The conference was marked
by an unprecedented degree of participation by government delegates and the
international human rights community. Some 7.000 participants, including
academics, treaty bodies, national institutions and representatives of more
than 800 non-governmental organizations (NGOs) - two thirds of them at the
grass-roots level - gathered in
United Nations Secretary-General Boutros Boutros-Ghali, in a message to the Conference, told the delegates that by adopting the Vienna Declaration and Plan of Action they had renewed the international community's commitment to the promotion and protection of human rights. He saluted the meeting for having forged "a new vision for global action for human rights into the next century".
The Vienna Declaration and Program of Action marks the culmination of a long process of review and debate over the current status of human rights machinery in the world. It also marks the beginning of a renewed effort to strengthen and further implement the body of human rights instruments that have been painstakingly constructed on the foundation of the Universal Declaration of Human Rights since 1948.
In his presentation of the document to the final plenary session, Mr. Ibrahima Fall, the Secretary-General of the Conference, said that the Vienna Declaration provides the international community with a new "framework of planning, dialogue and cooperation" that will enable a holistic approach to promoting human rights and involve actors at all levels - international, national and local.
In 1989 the General Assembly called for the convening of a world meeting that would review and assess progress made in the field of human rights since the adoption of the Universal Declaration of Human Rights, and identify obstacles and ways in which they might be overcome. The first global meeting on human rights had taken place in Teheran in 1968.
The Conference agenda, as set by the forty-seventh session of the General Assembly in 1992, also included the examination of the link between development, democracy and economic, social, cultural, civil and political rights, and the evaluation of the effectiveness of United Nations methods an mechanisms with the aim of recommending ways to ensure adequate financial and other resources for United Nations human rights activities.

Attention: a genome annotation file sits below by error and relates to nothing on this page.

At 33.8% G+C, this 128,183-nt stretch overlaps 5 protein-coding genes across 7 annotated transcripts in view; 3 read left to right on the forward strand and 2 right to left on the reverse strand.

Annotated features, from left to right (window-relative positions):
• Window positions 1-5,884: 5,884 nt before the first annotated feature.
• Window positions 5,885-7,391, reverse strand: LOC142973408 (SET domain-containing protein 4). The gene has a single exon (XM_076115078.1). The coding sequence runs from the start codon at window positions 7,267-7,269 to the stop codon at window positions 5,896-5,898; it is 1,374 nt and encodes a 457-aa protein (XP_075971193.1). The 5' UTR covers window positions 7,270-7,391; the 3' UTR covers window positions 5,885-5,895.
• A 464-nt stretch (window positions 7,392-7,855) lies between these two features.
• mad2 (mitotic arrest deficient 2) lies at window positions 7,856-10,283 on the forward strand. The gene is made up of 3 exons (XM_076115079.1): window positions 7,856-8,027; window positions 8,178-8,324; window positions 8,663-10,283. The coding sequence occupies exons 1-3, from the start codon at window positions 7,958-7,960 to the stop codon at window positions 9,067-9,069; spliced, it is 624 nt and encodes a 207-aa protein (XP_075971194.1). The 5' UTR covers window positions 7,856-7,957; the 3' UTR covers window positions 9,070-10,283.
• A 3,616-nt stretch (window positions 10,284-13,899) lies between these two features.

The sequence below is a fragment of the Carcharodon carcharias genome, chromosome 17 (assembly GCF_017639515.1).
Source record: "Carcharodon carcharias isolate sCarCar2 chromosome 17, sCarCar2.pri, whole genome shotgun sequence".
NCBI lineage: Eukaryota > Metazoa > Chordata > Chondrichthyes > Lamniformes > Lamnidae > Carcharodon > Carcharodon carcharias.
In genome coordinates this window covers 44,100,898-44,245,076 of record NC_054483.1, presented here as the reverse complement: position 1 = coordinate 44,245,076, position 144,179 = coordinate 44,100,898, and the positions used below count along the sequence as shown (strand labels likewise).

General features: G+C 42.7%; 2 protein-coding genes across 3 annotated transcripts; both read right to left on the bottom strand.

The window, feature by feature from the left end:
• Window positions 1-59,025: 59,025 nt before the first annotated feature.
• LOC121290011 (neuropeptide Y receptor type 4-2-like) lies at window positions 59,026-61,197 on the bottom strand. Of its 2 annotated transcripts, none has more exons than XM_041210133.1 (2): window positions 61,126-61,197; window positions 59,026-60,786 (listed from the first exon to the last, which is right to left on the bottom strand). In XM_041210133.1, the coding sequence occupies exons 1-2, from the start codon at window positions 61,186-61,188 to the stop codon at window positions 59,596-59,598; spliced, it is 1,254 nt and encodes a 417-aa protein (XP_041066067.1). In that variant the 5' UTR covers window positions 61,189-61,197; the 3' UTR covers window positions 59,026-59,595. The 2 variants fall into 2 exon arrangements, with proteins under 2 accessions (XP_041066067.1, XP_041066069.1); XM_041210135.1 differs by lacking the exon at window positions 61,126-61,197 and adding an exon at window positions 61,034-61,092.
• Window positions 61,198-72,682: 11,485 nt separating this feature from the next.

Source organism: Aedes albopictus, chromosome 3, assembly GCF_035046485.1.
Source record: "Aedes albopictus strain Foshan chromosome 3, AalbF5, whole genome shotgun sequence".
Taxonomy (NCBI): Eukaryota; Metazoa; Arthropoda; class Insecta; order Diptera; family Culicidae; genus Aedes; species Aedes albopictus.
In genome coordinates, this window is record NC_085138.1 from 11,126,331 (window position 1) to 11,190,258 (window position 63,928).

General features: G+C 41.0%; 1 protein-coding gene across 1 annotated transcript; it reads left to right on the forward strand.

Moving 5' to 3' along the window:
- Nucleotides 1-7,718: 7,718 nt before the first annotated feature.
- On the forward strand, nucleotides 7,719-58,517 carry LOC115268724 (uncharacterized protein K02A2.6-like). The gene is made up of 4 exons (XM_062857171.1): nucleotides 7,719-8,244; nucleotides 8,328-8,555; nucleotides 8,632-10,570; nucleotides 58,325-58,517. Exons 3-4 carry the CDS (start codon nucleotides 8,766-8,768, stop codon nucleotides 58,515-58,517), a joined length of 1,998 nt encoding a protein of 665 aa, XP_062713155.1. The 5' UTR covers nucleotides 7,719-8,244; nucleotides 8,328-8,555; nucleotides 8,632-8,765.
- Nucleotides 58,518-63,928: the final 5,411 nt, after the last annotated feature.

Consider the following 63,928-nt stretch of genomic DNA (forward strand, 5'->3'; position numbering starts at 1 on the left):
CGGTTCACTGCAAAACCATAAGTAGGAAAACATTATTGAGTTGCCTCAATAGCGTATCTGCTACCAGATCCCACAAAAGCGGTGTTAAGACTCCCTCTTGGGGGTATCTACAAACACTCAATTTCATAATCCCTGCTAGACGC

From the first of four Preparatory Committee meetings
The search for common ground on these and many other issues was characterized by intense dialogue among governments and dozens of United Nations bodies, specialized agencies and other intergovernmental organizations and thousands of human rights and development NGOs from around the world.
The preparatory process
included three key regional meetings, - in
The final document agreed
Similarly, the Conference took historic new steps to promote and protect the rights of women, children and indigenous peoples by, respectively, support the creation of a new mechanism, a Special Rapporteur on Violence against Women; calling for the universal ratification of the Convention on the Rights of the Child by the year 1995; and recommending the proclamation by the General Assembly of an international decade of the world's indigenous peoples. Subsequently, the General Assembly carried out that recommendation.
The Vienna Declaration also
makes concrete recommendations for strengthening and harmonizing the monitoring
capacity of the United Nations system. In this regard, it called for the
establishment of a High Commissioner for Human Rights by the General Assembly,
which subsequently created the post on
The Vienna Declaration further emphasizes the need for speedy ratification of other human rights instruments and for additional resources for the Centre for Human Rights, which served as the secretariat of the World Conference.
"In adopting this Declaration", Mr. Fall concluded in his final address to the conference, "the Member States of the United Nations have solemnly pledged to respect human rights and fundamental freedoms and to undertake individually and collectively actions and programmes to make the enjoyment of human rights a reality for every human being."
The Vienna Declaration on Human Rights and Programme of Action.
Stamp catalogue - Vienna conference
Austria††††††††††††††††††††††† 11 June 1993
Stamp catalogue - Regional African Meeting, Tunis